The IJC focuses its activities on operations and development across Afghanistan, with the aim of defeating the Taliban through counter-insurgency and changing the Afghan people’s perceptions of the ISAF forces.
The RAF personnel working there are involved in everything from political advice and air safety to IT maintenance and targeting.
The IJC is located near the Kabul International Airport and has more than 1,000 personnel from 43 member nations of the international coalition, including 50 people from the RAF.
From an air perspective, the headquarters has a big task, not only in supporting both ISAF and Afghan National Security Forces military operations, but also in the development of the Afghan National Army Air Corps and the civil aviation structures, airspace and organisations.
One of the RAF personnel based in Kabul is Air Commodore Alistair Monkman. He is responsible for the theatre-level employment of air power ranging from close air support, rotary and air lift to ISTAR (Intelligence, Surveillance, Target Acquisition and Reconnaissance) and EW (Early Warning). He has to take all these air assets and plug them into the priorities of operations.
His number one priority though is ensuring that any ‘Troops in Contact’ are supported ‘usually within 12-15 minutes’. He said:
Never before have land troops been so supported; we are setting a new benchmark.
He is also responsible for supporting and monitoring the development of Afghan air power:
The Afghans are increasing their capacity,” he said. “They have some good kit, good training programmes and they are growing their air transport fleet.
Our focus has to be on security, development and governance and we tie into the Afghan system in everything we do.
Also looking at how air power is used and developed in Afghanistan, the RAF’s Squadron Leader Paddy Curran is responsible for the Air Component Co-ordination Element (Afghanistan) at IJC.
He has fingers in several pies including monitoring air command and control, the delivery of weapons, the development of Afghan air capability and how air is supporting the land campaign:
We make sure we don’t bring metal together,” he said.
Primarily he takes a strategic view of how communications, radar and air safety link together. He is the ultimate problem-solver to make sure theatre personnel smoothly enact the taskings from the Command Air Operations Centre. And that includes many nationalities.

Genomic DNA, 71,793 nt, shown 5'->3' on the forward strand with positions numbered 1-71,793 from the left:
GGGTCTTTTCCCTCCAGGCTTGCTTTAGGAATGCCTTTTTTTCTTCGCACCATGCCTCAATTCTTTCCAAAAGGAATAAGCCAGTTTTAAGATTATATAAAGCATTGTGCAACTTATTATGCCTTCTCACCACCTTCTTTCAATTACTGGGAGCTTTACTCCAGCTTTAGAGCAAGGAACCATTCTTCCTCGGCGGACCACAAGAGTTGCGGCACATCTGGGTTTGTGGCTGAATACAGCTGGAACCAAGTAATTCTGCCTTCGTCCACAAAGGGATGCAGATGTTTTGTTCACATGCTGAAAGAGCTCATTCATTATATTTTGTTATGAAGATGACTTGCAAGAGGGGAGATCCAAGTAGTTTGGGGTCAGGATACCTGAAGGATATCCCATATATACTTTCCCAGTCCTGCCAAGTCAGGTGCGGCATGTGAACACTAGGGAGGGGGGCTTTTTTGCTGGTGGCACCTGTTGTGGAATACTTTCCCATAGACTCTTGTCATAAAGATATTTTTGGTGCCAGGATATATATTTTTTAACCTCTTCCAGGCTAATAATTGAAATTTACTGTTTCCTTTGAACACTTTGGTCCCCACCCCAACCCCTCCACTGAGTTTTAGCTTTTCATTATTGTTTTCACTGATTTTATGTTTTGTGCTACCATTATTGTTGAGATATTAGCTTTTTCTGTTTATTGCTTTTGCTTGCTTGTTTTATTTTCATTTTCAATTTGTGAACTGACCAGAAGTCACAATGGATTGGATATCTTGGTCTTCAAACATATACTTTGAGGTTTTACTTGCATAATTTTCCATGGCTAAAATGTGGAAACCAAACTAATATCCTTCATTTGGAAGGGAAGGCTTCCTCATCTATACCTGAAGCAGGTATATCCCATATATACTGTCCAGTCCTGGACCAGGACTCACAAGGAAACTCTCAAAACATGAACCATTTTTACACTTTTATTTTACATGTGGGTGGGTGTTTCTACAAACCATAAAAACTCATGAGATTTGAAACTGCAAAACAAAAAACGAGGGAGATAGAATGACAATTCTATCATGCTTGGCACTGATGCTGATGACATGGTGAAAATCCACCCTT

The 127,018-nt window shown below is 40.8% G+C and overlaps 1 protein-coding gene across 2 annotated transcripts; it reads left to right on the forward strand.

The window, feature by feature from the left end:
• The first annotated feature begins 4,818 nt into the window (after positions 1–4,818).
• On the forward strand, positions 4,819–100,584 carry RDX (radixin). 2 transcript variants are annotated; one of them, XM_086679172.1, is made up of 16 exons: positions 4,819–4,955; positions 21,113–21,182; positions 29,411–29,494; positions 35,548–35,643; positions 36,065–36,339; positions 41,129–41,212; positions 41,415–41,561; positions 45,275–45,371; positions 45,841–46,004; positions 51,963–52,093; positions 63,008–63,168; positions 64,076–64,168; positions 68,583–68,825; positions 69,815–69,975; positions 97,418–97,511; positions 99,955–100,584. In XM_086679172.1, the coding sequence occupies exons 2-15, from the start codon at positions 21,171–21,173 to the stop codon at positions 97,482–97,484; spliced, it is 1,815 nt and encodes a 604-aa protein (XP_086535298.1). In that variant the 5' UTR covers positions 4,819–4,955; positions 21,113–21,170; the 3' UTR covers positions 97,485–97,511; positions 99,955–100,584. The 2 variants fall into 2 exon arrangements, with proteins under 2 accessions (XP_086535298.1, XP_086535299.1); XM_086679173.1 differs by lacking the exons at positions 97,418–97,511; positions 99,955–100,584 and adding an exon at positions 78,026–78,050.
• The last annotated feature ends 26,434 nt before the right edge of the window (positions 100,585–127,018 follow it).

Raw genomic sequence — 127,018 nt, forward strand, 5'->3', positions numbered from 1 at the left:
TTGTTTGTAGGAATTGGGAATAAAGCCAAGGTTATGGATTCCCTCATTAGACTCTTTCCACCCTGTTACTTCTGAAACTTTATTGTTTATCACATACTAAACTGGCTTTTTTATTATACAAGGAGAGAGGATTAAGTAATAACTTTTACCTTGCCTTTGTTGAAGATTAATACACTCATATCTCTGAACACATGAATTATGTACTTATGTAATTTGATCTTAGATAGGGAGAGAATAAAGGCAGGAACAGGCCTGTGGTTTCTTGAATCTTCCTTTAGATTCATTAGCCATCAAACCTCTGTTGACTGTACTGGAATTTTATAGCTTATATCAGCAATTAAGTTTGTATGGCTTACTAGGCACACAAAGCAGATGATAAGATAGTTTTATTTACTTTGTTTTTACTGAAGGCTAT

It is sometimes a challenge to problem-solve given the amount of nations that are involved in the support of air power. However, Squadron Leader Curran has something of a gift with languages, speaking both Norwegian and Gaelic.
He has got out and about around the six major airfields in Afghanistan looking at how the Afghan airspace can be developed and how to bring procedures up to international standards.
He explained that charging nations to use Afghan airspace is the second largest income generator for the Afghan economy.
With current technology, aircraft on flight routes are kept 80 miles (129km) apart. However, with the proposed extension of radar coverage it is envisaged this distance will reduce to 20 miles (32km), with the ability to have countrywide radar coverage in less than two years.
Meanwhile, another RAF officer, Wing Commander Greg Hammond, works in the British Embassy in Kabul.
Given the political status of the embassy, he provides a military link to give focus to forward planning of operational issues on behalf of the National Contingency Commander, Lieutenant General Nick Parker.
He engages with the military planners within ISAF and looks out as far as 12 to 18 months, taking a theatre-wide perspective of the situation in Afghanistan. He considers the tactical effects of the military campaign, and considers the politics and development of the country.
Wing Commander Hammond also provides briefs that are used by ministers back in the UK and feeds information back to PJHQ (Permanent Joint Headquarters) and the MOD Operations Directorate. He considers himself to be in a very privileged position:
This is an unparalleled job for a Wing Commander; you have the opportunity to see how things operate at the very top of the senior military world and have access to some very senior people,” he said.